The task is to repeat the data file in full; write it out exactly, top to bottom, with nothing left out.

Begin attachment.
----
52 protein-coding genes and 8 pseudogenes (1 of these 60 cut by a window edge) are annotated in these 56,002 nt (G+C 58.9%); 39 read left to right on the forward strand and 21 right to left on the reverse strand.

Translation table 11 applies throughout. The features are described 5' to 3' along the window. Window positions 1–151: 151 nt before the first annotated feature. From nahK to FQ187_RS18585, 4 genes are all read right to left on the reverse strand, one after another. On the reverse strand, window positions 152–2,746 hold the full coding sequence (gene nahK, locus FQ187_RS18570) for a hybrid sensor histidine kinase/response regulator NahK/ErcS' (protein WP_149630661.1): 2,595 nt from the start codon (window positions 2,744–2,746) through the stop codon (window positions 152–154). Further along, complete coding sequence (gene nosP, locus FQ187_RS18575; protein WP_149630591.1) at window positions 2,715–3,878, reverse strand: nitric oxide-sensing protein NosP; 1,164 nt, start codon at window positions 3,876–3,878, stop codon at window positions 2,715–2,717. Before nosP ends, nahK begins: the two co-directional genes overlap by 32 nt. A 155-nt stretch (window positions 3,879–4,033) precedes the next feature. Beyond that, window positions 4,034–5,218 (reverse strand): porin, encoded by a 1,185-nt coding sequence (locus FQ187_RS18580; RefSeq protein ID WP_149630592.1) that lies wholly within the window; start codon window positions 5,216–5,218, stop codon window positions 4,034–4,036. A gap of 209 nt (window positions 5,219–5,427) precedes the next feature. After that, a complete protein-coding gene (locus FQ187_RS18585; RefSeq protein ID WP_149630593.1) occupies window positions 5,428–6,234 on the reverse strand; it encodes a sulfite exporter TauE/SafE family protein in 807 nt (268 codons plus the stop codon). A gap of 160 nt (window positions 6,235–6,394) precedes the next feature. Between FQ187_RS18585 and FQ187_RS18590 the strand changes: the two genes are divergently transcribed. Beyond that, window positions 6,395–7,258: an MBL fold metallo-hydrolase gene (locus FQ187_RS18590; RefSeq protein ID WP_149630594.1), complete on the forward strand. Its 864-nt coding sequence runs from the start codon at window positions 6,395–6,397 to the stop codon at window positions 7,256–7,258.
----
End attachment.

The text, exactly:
52 protein-coding genes and 8 pseudogenes (1 of these 60 cut by a window edge) are annotated in these 56,002 nt (G+C 58.9%); 39 read left to right on the forward strand and 21 right to left on the reverse strand.

Translation table 11 applies throughout. The features are described 5' to 3' along the window. Window positions 1–151: 151 nt before the first annotated feature. From nahK to FQ187_RS18585, 4 genes are all read right to left on the reverse strand, one after another. On the reverse strand, window positions 152–2,746 hold the full coding sequence (gene nahK, locus FQ187_RS18570) for a hybrid sensor histidine kinase/response regulator NahK/ErcS' (protein WP_149630661.1): 2,595 nt from the start codon (window positions 2,744–2,746) through the stop codon (window positions 152–154). Further along, complete coding sequence (gene nosP, locus FQ187_RS18575; protein WP_149630591.1) at window positions 2,715–3,878, reverse strand: nitric oxide-sensing protein NosP; 1,164 nt, start codon at window positions 3,876–3,878, stop codon at window positions 2,715–2,717. Before nosP ends, nahK begins: the two co-directional genes overlap by 32 nt. A 155-nt stretch (window positions 3,879–4,033) precedes the next feature. Beyond that, window positions 4,034–5,218 (reverse strand): porin, encoded by a 1,185-nt coding sequence (locus FQ187_RS18580; RefSeq protein ID WP_149630592.1) that lies wholly within the window; start codon window positions 5,216–5,218, stop codon window positions 4,034–4,036. A gap of 209 nt (window positions 5,219–5,427) precedes the next feature. After that, a complete protein-coding gene (locus FQ187_RS18585; RefSeq protein ID WP_149630593.1) occupies window positions 5,428–6,234 on the reverse strand; it encodes a sulfite exporter TauE/SafE family protein in 807 nt (268 codons plus the stop codon). A gap of 160 nt (window positions 6,235–6,394) precedes the next feature. Between FQ187_RS18585 and FQ187_RS18590 the strand changes: the two genes are divergently transcribed. Beyond that, window positions 6,395–7,258: an MBL fold metallo-hydrolase gene (locus FQ187_RS18590; RefSeq protein ID WP_149630594.1), complete on the forward strand. Its 864-nt coding sequence runs from the start codon at window positions 6,395–6,397 to the stop codon at window positions 7,256–7,258.